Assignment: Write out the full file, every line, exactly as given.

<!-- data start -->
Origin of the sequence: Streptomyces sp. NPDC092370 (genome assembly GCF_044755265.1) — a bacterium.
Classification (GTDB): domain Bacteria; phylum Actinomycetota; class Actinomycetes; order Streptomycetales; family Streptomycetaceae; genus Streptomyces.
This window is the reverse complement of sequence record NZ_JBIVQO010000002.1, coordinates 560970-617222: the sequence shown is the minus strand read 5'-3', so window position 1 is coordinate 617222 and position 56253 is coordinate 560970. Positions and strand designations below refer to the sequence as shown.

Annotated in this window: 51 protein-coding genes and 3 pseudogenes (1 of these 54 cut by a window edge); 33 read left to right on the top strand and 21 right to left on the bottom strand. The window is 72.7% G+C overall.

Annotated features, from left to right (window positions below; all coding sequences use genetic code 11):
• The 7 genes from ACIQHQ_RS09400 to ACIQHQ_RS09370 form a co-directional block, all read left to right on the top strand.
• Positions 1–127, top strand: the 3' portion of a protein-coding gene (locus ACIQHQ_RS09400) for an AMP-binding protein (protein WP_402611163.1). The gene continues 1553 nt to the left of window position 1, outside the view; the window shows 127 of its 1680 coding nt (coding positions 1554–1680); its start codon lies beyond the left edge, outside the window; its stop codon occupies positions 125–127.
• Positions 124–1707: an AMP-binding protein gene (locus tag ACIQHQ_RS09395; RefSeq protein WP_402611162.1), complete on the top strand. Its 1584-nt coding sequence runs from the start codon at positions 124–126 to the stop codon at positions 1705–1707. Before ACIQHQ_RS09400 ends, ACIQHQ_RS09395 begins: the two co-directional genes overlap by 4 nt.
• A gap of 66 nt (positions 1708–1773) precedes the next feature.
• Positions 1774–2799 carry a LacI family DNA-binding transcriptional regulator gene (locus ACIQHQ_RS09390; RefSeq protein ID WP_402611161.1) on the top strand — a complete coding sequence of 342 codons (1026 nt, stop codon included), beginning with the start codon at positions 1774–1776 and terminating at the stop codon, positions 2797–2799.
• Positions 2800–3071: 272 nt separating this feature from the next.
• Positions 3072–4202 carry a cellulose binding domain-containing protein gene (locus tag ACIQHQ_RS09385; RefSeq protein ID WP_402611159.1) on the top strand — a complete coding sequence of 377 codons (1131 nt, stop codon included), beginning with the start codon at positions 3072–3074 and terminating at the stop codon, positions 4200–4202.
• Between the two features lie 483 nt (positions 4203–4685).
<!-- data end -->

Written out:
Origin of the sequence: Streptomyces sp. NPDC092370 (genome assembly GCF_044755265.1) — a bacterium.
Classification (GTDB): domain Bacteria; phylum Actinomycetota; class Actinomycetes; order Streptomycetales; family Streptomycetaceae; genus Streptomyces.
This window is the reverse complement of sequence record NZ_JBIVQO010000002.1, coordinates 560970-617222: the sequence shown is the minus strand read 5'-3', so window position 1 is coordinate 617222 and position 56253 is coordinate 560970. Positions and strand designations below refer to the sequence as shown.

Annotated in this window: 51 protein-coding genes and 3 pseudogenes (1 of these 54 cut by a window edge); 33 read left to right on the top strand and 21 right to left on the bottom strand. The window is 72.7% G+C overall.

Annotated features, from left to right (window positions below; all coding sequences use genetic code 11):
• The 7 genes from ACIQHQ_RS09400 to ACIQHQ_RS09370 form a co-directional block, all read left to right on the top strand.
• Positions 1–127, top strand: the 3' portion of a protein-coding gene (locus ACIQHQ_RS09400) for an AMP-binding protein (protein WP_402611163.1). The gene continues 1553 nt to the left of window position 1, outside the view; the window shows 127 of its 1680 coding nt (coding positions 1554–1680); its start codon lies beyond the left edge, outside the window; its stop codon occupies positions 125–127.
• Positions 124–1707: an AMP-binding protein gene (locus tag ACIQHQ_RS09395; RefSeq protein WP_402611162.1), complete on the top strand. Its 1584-nt coding sequence runs from the start codon at positions 124–126 to the stop codon at positions 1705–1707. Before ACIQHQ_RS09400 ends, ACIQHQ_RS09395 begins: the two co-directional genes overlap by 4 nt.
• A gap of 66 nt (positions 1708–1773) precedes the next feature.
• Positions 1774–2799 carry a LacI family DNA-binding transcriptional regulator gene (locus ACIQHQ_RS09390; RefSeq protein ID WP_402611161.1) on the top strand — a complete coding sequence of 342 codons (1026 nt, stop codon included), beginning with the start codon at positions 1774–1776 and terminating at the stop codon, positions 2797–2799.
• Positions 2800–3071: 272 nt separating this feature from the next.
• Positions 3072–4202 carry a cellulose binding domain-containing protein gene (locus tag ACIQHQ_RS09385; RefSeq protein ID WP_402611159.1) on the top strand — a complete coding sequence of 377 codons (1131 nt, stop codon included), beginning with the start codon at positions 3072–3074 and terminating at the stop codon, positions 4200–4202.
• Between the two features lie 483 nt (positions 4203–4685).